Moving Away From Mobile Gaming

My relationship with mobile gaming goes way back to the portable handheld Tiger games and devices like the Nintendo Gameboy or SEGA Game Gear. I’m only bringing up these devices because they are in my mind the equivalent of current era mobile (phone/tablet) games for my generation. As much as I loved my NES or SEGA Genesis, I still really enjoyed playing these handhelds and beat quite a few titles on offer. They were still limited in the sense that they weren’t able to present as complete of an experience as their hardwired counterparts. My meaning, is that a console game that came out for the SNES but was also released (in a modified fashion) for the Gameboy would be fairly different, this mainly being due to the limitations of portable hardware over more conventional models. As such, I think this correlation to modern gaming is true in the same way. While we have handheld devices like tablets and mobile phones along with newer portable console experiences with the Playstation Vita or the Nintendo Switch, generally speaking your experience playing the same game will likely be better on a gaming PC or next-gen console.

Generally speaking, most companies that offer a mainstream title on current generations of consoles and PC but also have a mobile platform version release different versions of the game for each. So your latest Call of Duty game on PC is not the same game as Call of Duty Mobile, though obvious comparisons can be made. Portable technology is much further along now than it was back in my youth, so the lines are beginning to blur. 

Whatever the case, I started with the idea of portable gaming experiences back then. Later, I would play basic cellphone games prior to the invention of smart phones. Obviously these were very simplistic and not really worth the time. At some point my opinion of mobile gaming was the same as my opinion of browser games, probably because most of the early mobile titles even on smart phones were very similar in design. There was a multitude of people that fed into these trends so obviously I’m not the majority in thinking that sort of time wasting is pointless, but it was still my position for a number of years.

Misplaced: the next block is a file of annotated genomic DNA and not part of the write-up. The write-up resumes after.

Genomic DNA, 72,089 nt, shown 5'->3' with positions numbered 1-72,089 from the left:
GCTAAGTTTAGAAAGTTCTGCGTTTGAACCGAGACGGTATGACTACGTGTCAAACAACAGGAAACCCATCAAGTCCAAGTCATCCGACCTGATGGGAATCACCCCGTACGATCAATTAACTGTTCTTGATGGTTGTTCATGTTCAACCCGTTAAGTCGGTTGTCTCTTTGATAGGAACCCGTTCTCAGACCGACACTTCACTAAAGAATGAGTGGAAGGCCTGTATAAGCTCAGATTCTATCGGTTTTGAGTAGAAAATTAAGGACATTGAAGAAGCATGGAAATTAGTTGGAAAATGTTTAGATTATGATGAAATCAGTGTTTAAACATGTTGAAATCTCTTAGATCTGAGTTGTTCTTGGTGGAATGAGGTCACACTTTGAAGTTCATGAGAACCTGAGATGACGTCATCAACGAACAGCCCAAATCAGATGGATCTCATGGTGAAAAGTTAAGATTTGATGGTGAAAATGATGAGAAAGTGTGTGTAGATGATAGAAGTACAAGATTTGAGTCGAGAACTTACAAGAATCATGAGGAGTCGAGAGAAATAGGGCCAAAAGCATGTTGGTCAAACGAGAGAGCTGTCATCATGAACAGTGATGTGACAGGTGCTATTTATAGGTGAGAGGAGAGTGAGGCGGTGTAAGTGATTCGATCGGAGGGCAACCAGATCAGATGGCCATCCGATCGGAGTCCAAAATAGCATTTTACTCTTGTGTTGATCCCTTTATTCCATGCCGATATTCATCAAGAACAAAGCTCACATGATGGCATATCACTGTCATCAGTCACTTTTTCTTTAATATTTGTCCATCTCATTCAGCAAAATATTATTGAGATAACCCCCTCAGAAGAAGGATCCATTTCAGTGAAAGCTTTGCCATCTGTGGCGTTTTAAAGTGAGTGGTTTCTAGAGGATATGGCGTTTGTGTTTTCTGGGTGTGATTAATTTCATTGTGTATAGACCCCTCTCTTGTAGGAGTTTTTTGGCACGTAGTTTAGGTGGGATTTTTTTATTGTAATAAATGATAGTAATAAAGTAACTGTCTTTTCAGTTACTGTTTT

When smart phones were so mainstream that everyone had one, I started to experiment more with mobile games. Tiny Tower and its spin-offs ended up being one of the first titles that I really enjoyed and played for a longer period of time. It wasn’t until I discovered Clash Royale though, that I was truly swayed into believing that mobile gaming might have something to it. Being able to play games at work on breaks/down time or just when you’re out and about and have a few minutes was nice. The game’s design kept me wanting to log in to complete dailies, earn gold and upgrade my decks for a number of years. I started to branch out from there, and if you’ve been following this blog for the last few years I’ve touched on a couple dozen different games that I put nominal amounts of time into. 

I didn’t think I’d stop playing Clash Royale. A few months ago they introduced a battle pass of sorts, and I was consistently buying in for $5 a month and enjoying myself. I’m not sure if it’s the subscription model that is a turn off (but that shouldn’t matter because it’s completely optional) but I noticed that since the pass was introduced, my play started to wane. I only completed one of them, while most of the time I was only hitting level 10-20 and not really getting my money’s worth. This past time the reset happened, I didn’t even get back to my normal level on the ladder, and instead found myself only logging in to participate in Clan War stuff (collection battles and war battles). I’m not exactly sure where the issue hit, but it seems to have come at a time where I should theoretically have more time than ever, as I’ve been quarantined for weeks. I think perhaps it’s because I have found that I would rather spend my time doing something else, whereas in prior living situations I was spending more time away from my PC/Consoles and as such played more on my phone. I do remember coming home from work and playing on my phone for a couple of hours, and now I’m spending that time in League of Legends, Apex Legends, a single player game, or playing MTG.